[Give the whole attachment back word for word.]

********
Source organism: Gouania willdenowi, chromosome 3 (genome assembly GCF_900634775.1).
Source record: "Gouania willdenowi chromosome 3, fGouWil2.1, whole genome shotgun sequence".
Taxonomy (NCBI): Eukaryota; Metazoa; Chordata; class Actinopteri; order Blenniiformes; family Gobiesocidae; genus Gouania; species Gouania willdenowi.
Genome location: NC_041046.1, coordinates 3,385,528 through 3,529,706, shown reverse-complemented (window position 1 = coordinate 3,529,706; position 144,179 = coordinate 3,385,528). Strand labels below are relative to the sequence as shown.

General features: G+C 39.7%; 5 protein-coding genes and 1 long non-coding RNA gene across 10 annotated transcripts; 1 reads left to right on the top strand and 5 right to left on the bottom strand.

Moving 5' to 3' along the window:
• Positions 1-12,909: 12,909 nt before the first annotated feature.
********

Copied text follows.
Source organism: Gouania willdenowi, chromosome 3 (genome assembly GCF_900634775.1).
Source record: "Gouania willdenowi chromosome 3, fGouWil2.1, whole genome shotgun sequence".
Taxonomy (NCBI): Eukaryota; Metazoa; Chordata; class Actinopteri; order Blenniiformes; family Gobiesocidae; genus Gouania; species Gouania willdenowi.
Genome location: NC_041046.1, coordinates 3,385,528 through 3,529,706, shown reverse-complemented (window position 1 = coordinate 3,529,706; position 144,179 = coordinate 3,385,528). Strand labels below are relative to the sequence as shown.

General features: G+C 39.7%; 5 protein-coding genes and 1 long non-coding RNA gene across 10 annotated transcripts; 1 reads left to right on the top strand and 5 right to left on the bottom strand.

Moving 5' to 3' along the window:
• Positions 1-12,909: 12,909 nt before the first annotated feature.